4 mistakes to avoid with language translation

The wealth of translation and interpreting technology at our fingertips, from voice translation apps to the ubiquitous Google translate, means many of us to take language translation for granted – simply run your message through a computer program and it’ll give you an instant translation.

While this technology does have its uses, it’s not without its pitfalls – all of which can be avoided by using a professional language translation service.

Here are some of the most common translation mistakes and how to avoid them.

1. Not considering style or tone when translating to another language

Simply translating text verbatim is a big mistake to make – although words might be translated correctly, the sentence structure, subject-object arrangement, and subtle nuances of the language can quickly throw the simplest sentence off course.

And this can be exacerbated further if the translation doesn’t consider the style and tone of the original piece. If, for instance, the original piece is about a relatively dry subject – say personal finance – but has a more relaxed tone to make it accessible to a wider audience, its impact could be lost in translation if the interpreted piece carries a formal and authoritative tone.

This is a mistake that can be made by both machine and human translators alike, so when using a translation service, always make sure you agree on the tone and intent of the piece before it’s translated.

2. Not getting your translations proofed by a native speaker

The knowledge of a native speaker should be leveraged at every opportunity. If a native speaker isn’t doing the actual translation, then you should make sure they at least proofread it. Aside from making sure any syntactical nuances are in order and the correct tone is being maintained, native speakers will be able to pick out problems that commonly occur when using slang, sayings, or tag lines. One of the most high profile incidences of such a mistake came when HSBC’s “Assume Nothing” campaign was mistranslated as “Do Nothing” in some countries.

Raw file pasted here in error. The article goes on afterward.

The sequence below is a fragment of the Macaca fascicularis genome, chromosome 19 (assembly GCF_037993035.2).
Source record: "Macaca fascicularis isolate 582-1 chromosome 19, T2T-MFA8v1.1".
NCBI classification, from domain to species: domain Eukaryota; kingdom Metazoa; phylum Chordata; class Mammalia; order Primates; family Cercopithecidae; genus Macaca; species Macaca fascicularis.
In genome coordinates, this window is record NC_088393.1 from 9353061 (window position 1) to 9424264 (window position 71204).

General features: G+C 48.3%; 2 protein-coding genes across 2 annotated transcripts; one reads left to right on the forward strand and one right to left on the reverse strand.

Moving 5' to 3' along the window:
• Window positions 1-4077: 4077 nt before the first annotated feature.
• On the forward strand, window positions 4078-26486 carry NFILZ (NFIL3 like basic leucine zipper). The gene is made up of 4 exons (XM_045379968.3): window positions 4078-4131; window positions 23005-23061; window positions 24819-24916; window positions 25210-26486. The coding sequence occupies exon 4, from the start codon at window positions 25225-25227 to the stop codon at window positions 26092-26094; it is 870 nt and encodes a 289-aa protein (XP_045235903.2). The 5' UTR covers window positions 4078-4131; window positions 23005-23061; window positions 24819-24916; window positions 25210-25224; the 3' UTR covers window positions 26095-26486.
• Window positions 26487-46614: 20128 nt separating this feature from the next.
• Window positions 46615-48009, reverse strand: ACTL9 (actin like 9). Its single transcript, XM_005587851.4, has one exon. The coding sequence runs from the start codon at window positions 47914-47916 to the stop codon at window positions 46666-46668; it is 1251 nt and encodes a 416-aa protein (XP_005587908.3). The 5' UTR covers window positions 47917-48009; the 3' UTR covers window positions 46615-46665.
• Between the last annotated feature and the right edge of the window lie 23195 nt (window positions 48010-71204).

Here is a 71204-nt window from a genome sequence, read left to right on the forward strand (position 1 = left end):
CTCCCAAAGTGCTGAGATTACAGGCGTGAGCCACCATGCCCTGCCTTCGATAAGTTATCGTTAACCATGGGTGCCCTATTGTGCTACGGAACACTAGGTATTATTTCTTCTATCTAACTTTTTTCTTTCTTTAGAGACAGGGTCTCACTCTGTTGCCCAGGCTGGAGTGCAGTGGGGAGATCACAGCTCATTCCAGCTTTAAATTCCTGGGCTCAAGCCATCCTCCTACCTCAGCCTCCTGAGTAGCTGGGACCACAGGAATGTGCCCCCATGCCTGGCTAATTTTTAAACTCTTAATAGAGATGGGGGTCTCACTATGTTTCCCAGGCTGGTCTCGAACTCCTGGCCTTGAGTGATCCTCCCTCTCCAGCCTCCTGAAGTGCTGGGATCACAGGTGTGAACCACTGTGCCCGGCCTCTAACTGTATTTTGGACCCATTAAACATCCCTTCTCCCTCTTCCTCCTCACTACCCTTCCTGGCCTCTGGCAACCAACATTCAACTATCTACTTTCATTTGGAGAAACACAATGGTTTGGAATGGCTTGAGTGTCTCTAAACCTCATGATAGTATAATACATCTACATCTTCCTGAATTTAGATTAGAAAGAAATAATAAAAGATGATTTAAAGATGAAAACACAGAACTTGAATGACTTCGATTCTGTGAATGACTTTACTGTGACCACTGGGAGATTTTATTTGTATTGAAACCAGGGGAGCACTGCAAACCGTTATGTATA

When scheduling any language translation project, time should always be set aside for final proofing, preferably by a native speaker who has a natural understanding of the language that goes above and beyond the technical aspects.

3. Not taking into account the evolution of words

Words and language evolve – not only do certain words take on new meanings over time, but their applications can also vary according to the context they’re being used in and brand new words are added to dictionaries every single year.

Using a language translation service means this should be taken into account by the translator, who should be constantly studying their language and updating their vocabulary with new words, trends, and meanings.

4. Not considering numbering formats and conventions

Numbers are easy to overlook when translating languages – they’re just numbers after all. But all translations need to pay careful attention to all numerical information as formats can differ from country to country. The most obvious example is how the UK date format of ‘DD/MM/YY’ differs from the US format of ‘MM/DD/YY’ – simply getting this wrong could greatly affect the accuracy of an article. And then there are other conventions to consider, such as currency and the metric system, which affect how weight measurements, distance, and temperatures are recorded.

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